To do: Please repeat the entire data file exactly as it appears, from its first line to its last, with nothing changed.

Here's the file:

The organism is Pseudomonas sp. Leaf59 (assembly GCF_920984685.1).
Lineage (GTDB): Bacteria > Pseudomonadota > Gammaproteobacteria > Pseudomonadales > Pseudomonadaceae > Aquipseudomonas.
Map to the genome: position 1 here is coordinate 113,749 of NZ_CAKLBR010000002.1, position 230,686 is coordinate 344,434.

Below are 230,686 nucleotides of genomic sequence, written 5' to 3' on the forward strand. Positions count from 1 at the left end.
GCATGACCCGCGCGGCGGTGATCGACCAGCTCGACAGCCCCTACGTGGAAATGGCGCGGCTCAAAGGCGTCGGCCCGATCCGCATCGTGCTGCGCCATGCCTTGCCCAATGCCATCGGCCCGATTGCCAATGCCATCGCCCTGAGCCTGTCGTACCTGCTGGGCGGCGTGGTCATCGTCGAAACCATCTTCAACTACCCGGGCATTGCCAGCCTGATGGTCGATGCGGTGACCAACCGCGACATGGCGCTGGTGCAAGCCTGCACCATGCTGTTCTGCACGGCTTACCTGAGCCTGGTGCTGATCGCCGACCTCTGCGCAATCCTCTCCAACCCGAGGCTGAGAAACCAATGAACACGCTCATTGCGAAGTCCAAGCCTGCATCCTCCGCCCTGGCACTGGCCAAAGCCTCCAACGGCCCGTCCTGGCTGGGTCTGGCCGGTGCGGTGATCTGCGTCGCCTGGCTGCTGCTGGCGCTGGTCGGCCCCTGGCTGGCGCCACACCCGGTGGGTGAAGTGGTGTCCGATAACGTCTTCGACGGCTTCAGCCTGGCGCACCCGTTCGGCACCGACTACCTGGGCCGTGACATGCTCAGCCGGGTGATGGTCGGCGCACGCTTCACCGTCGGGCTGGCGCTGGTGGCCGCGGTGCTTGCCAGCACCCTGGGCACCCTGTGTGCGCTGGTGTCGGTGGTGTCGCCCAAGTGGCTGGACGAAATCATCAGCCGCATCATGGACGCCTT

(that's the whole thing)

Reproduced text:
The organism is Pseudomonas sp. Leaf59 (assembly GCF_920984685.1).
Lineage (GTDB): Bacteria > Pseudomonadota > Gammaproteobacteria > Pseudomonadales > Pseudomonadaceae > Aquipseudomonas.
Map to the genome: position 1 here is coordinate 113,749 of NZ_CAKLBR010000002.1, position 230,686 is coordinate 344,434.

Below are 230,686 nucleotides of genomic sequence, written 5' to 3' on the forward strand. Positions count from 1 at the left end.
GCATGACCCGCGCGGCGGTGATCGACCAGCTCGACAGCCCCTACGTGGAAATGGCGCGGCTCAAAGGCGTCGGCCCGATCCGCATCGTGCTGCGCCATGCCTTGCCCAATGCCATCGGCCCGATTGCCAATGCCATCGCCCTGAGCCTGTCGTACCTGCTGGGCGGCGTGGTCATCGTCGAAACCATCTTCAACTACCCGGGCATTGCCAGCCTGATGGTCGATGCGGTGACCAACCGCGACATGGCGCTGGTGCAAGCCTGCACCATGCTGTTCTGCACGGCTTACCTGAGCCTGGTGCTGATCGCCGACCTCTGCGCAATCCTCTCCAACCCGAGGCTGAGAAACCAATGAACACGCTCATTGCGAAGTCCAAGCCTGCATCCTCCGCCCTGGCACTGGCCAAAGCCTCCAACGGCCCGTCCTGGCTGGGTCTGGCCGGTGCGGTGATCTGCGTCGCCTGGCTGCTGCTGGCGCTGGTCGGCCCCTGGCTGGCGCCACACCCGGTGGGTGAAGTGGTGTCCGATAACGTCTTCGACGGCTTCAGCCTGGCGCACCCGTTCGGCACCGACTACCTGGGCCGTGACATGCTCAGCCGGGTGATGGTCGGCGCACGCTTCACCGTCGGGCTGGCGCTGGTGGCCGCGGTGCTTGCCAGCACCCTGGGCACCCTGTGTGCGCTGGTGTCGGTGGTGTCGCCCAAGTGGCTGGACGAAATCATCAGCCGCATCATGGACGCCTT